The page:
TAUIRA study guide
CONTENTS 1 tahi
keep the destination
get out your notebook
the writing is on the wall 5 rima
science + study + tautoko = achieved! 7 whitu
study 8 waru
now it's 9 iwa
19 20 3
This pukapuka will help you out with your study skills, preparing you for assessments, tests and your exams. There’s also some general advice on how to stick it out and stay in kura!
a r o Kia ! a m a r i u a t
ood on you for registering with Kia Ora Hauora! This Kia Ora Hauora study guide is designed to help you pass your assessments and exams at kura so that you can follow your road map to your health career.
In order to make the most of this study guide there’s a few things you have to make sure you have organised first.
Prep List: Make sure you’ve got these gears before you get started. Pene / Pens
We know that even brain surgeons need a bit of awhi to keep them on track! It doesn’t matter what year at kura you are you can still use this study guide.
Pene rākau / Pencils
So go on, pānuitia inaianei koutou! Have a nohi, have a read so that you are sussed for passing your exams at kura. Make sure you spread the word. Tell your whānau and kaiako about this study guide so that they can help you read through it and offer you their own korero.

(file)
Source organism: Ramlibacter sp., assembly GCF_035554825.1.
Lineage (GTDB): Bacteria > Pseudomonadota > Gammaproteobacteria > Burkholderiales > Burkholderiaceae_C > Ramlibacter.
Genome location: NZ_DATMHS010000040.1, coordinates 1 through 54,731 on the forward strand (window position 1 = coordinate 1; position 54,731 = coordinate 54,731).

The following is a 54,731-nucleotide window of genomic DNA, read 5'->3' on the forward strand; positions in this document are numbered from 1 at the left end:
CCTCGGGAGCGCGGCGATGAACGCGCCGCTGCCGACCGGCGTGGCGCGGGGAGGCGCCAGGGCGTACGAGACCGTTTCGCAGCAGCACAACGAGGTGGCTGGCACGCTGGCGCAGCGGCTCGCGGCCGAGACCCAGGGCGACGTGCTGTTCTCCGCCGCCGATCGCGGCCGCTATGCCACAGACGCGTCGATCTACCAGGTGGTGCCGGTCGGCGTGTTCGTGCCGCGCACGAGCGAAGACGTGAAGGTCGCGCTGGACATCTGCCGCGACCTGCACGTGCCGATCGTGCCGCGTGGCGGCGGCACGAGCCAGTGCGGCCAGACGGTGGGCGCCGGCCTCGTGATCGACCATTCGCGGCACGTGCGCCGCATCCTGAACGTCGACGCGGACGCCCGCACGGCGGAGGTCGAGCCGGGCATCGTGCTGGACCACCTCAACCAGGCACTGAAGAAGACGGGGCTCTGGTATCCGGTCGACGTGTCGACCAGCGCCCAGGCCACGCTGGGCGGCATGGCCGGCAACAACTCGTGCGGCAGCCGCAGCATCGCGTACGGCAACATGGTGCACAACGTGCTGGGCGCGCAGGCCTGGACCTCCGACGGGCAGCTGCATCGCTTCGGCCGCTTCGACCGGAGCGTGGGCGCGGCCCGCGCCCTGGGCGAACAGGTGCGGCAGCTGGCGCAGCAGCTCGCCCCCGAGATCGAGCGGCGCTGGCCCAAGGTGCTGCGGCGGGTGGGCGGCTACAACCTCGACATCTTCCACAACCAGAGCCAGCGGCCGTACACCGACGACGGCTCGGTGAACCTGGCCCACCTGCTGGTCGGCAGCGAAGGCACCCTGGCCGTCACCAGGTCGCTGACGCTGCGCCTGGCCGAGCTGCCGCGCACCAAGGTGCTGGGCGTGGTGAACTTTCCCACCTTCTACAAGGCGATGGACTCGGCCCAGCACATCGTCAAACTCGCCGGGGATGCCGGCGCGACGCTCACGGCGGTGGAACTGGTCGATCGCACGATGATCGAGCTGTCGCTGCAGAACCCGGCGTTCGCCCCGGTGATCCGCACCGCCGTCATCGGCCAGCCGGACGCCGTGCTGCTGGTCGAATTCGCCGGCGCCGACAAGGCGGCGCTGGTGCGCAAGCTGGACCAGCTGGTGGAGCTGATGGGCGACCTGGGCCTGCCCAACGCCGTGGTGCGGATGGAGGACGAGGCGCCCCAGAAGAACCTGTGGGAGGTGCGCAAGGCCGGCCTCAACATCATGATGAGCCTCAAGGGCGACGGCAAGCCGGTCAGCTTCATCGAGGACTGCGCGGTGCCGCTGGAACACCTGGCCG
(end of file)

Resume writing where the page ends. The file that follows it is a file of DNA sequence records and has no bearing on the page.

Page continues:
Papakupu / Dictionary, thesaurus
Pepa / Refill Ukui / Eraser Pene miramira / Highlighters
Rūri / Ruler
Study area: Make sure you’ve got a nice quiet study space so that you aren’t distracted. This could be in your room, or at school. As long as the area is quiet and comfortable for you - that’s all that matters.
Plan of Attack: Make sure you know what you have to study for each subject. Work out the different standards you have to prepare for and go hard for them. Know what you have to do to achieve, to achieve with merit and to achieve with excellence for each standard. Print these out and put them in a separate file so that you can find them easily.